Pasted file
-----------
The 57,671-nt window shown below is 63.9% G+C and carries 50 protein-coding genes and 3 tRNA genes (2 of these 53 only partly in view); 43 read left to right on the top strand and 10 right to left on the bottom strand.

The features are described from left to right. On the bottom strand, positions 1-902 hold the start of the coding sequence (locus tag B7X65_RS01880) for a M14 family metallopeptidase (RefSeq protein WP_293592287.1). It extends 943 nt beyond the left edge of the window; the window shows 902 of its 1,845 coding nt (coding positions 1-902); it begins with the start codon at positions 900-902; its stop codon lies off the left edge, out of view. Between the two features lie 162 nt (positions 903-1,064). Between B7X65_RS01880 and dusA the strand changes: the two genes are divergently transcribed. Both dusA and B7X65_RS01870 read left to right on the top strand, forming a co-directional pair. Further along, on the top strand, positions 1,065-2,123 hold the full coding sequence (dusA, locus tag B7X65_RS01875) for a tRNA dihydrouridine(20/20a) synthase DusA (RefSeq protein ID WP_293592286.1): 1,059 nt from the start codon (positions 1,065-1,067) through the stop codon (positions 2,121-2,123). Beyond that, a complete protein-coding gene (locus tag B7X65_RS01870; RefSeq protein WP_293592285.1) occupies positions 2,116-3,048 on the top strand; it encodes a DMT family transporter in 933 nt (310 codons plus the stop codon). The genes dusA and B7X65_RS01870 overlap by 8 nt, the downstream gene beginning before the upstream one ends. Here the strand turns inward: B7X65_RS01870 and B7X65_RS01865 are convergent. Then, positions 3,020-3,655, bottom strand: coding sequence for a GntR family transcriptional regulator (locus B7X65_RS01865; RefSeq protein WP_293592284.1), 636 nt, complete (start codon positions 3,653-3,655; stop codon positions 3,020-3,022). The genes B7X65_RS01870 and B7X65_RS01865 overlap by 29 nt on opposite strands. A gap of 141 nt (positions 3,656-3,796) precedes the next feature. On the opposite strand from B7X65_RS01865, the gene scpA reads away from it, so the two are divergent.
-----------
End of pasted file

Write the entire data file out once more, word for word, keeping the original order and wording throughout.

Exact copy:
The 57,671-nt window shown below is 63.9% G+C and carries 50 protein-coding genes and 3 tRNA genes (2 of these 53 only partly in view); 43 read left to right on the top strand and 10 right to left on the bottom strand.

The features are described from left to right. On the bottom strand, positions 1-902 hold the start of the coding sequence (locus tag B7X65_RS01880) for a M14 family metallopeptidase (RefSeq protein WP_293592287.1). It extends 943 nt beyond the left edge of the window; the window shows 902 of its 1,845 coding nt (coding positions 1-902); it begins with the start codon at positions 900-902; its stop codon lies off the left edge, out of view. Between the two features lie 162 nt (positions 903-1,064). Between B7X65_RS01880 and dusA the strand changes: the two genes are divergently transcribed. Both dusA and B7X65_RS01870 read left to right on the top strand, forming a co-directional pair. Further along, on the top strand, positions 1,065-2,123 hold the full coding sequence (dusA, locus tag B7X65_RS01875) for a tRNA dihydrouridine(20/20a) synthase DusA (RefSeq protein ID WP_293592286.1): 1,059 nt from the start codon (positions 1,065-1,067) through the stop codon (positions 2,121-2,123). Beyond that, a complete protein-coding gene (locus tag B7X65_RS01870; RefSeq protein WP_293592285.1) occupies positions 2,116-3,048 on the top strand; it encodes a DMT family transporter in 933 nt (310 codons plus the stop codon). The genes dusA and B7X65_RS01870 overlap by 8 nt, the downstream gene beginning before the upstream one ends. Here the strand turns inward: B7X65_RS01870 and B7X65_RS01865 are convergent. Then, positions 3,020-3,655, bottom strand: coding sequence for a GntR family transcriptional regulator (locus B7X65_RS01865; RefSeq protein WP_293592284.1), 636 nt, complete (start codon positions 3,653-3,655; stop codon positions 3,020-3,022). The genes B7X65_RS01870 and B7X65_RS01865 overlap by 29 nt on opposite strands. A gap of 141 nt (positions 3,656-3,796) precedes the next feature. On the opposite strand from B7X65_RS01865, the gene scpA reads away from it, so the two are divergent.